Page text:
We came shuddering and shouldering and shouting out of the corner onto the long straightaway, and our appearance incited the clang of the bell and in hypoxic Pavlovian hysteria we pedaled into the sound and through it and out. For five or six laps I had stuck myself onto Pearson’s back wheel for just this moment, a moment I had too often reasoned myself out of in the past couple seasons, so when he did what I’d known all along he was going to and put his head down and began rooting a path through the tangle of handlebars and thighs and whirling pedals before us, without thought I followed him.
And it was that simple. That was all it took to be at the front of the pack in the first corner of the last lap of this crit: the annihilation of my thinking self.
Bonser had followed us, or been there already but in any case was off my front wheel, cutting inside on the corner. I thought I could hear his pedal ticking against my spokes. On my right, Aubrey bumped my elbow with his once then twice, then laid over against me arm to arm and our handlebars clicked and clattered against each other like roped boats in a wake, and I thought that I didn’t care, that I’d rather hit asphalt than give up Pearson’s wheel. But that was two thoughts now instead of the none that had got me there, and once I was thinking I did the rational thing, which, when Aubrey notched his handlebar in front of mine, was to back off, at first just a wheel length but soon after a whole bike length thinking as I gave that up that I could still maybe take Aubrey’s wheel instead. And that was enough thought to send me farther backward, through most of the pack, and I watched the guys who would go on to contest the sprint, who I had been one of, ride away from me.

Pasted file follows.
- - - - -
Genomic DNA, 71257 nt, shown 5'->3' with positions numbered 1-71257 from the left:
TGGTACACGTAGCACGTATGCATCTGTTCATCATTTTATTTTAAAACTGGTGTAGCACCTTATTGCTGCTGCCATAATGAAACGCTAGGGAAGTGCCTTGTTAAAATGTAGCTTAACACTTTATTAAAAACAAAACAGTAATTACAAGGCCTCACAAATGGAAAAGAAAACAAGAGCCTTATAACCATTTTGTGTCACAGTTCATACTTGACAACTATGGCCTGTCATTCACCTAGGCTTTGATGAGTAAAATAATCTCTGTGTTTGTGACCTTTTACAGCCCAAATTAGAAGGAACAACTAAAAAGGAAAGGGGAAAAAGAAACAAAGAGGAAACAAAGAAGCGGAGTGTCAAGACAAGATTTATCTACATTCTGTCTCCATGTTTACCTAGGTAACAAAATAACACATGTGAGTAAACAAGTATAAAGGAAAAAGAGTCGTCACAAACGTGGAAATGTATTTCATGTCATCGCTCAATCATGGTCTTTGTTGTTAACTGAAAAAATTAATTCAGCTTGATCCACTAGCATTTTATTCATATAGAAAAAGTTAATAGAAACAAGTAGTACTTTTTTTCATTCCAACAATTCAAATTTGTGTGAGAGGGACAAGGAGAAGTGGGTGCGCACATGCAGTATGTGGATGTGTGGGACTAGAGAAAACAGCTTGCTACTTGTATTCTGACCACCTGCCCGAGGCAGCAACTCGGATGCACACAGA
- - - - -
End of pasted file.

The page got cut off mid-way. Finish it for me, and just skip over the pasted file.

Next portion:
I finished 29th or something. I was never really sure and have never checked.
In penance, I decided to flog myself with the next race. That would give me on the afternoon more than 50 miles at crit speed, and with the faster one at the end. I never got near the front. I got spat out twice and chased back on twice, and the third time I came off I had that drowning feeling, when the mouthfuls of air you swallow into your lungs seem only as if they are stopping you from breathing. I kept riding. I could see that at least I would be able to finish without being lapped, which felt like something, but really it was nothing and on the next lap when I passed the officials at the finish line I coasted over to the curb.
Chip was there, and he said, “Hey, you stuck in there for that second one, didn’t you—you killed yourself.”
After the field came by again and the road was clear, I pedaled across the street and clicked out and leaned my bike against the storefront window and walked in because I knew it was air-conditioned inside. It was an ice-cream shop, so I bought an ice cream. I would have bought an elephant. I came back out onto the sidewalk and noticed that Patrick Gellineau was sitting on a lawn chair over by the corner. He’s one of our elders, one of our legends, a 1972 Olympian gone wily in the places where he no longer had the strength he’d once had. He was laughing with someone about something, his head tipped back and his eyes to the sky. His eyes were open. He was not a man who would close them in deference to any star of any size. His legs were stretched out, long, lean, shiny in the sun where sweat lay on broad expanses of muscle but dark where channels ran down to bone or tendon.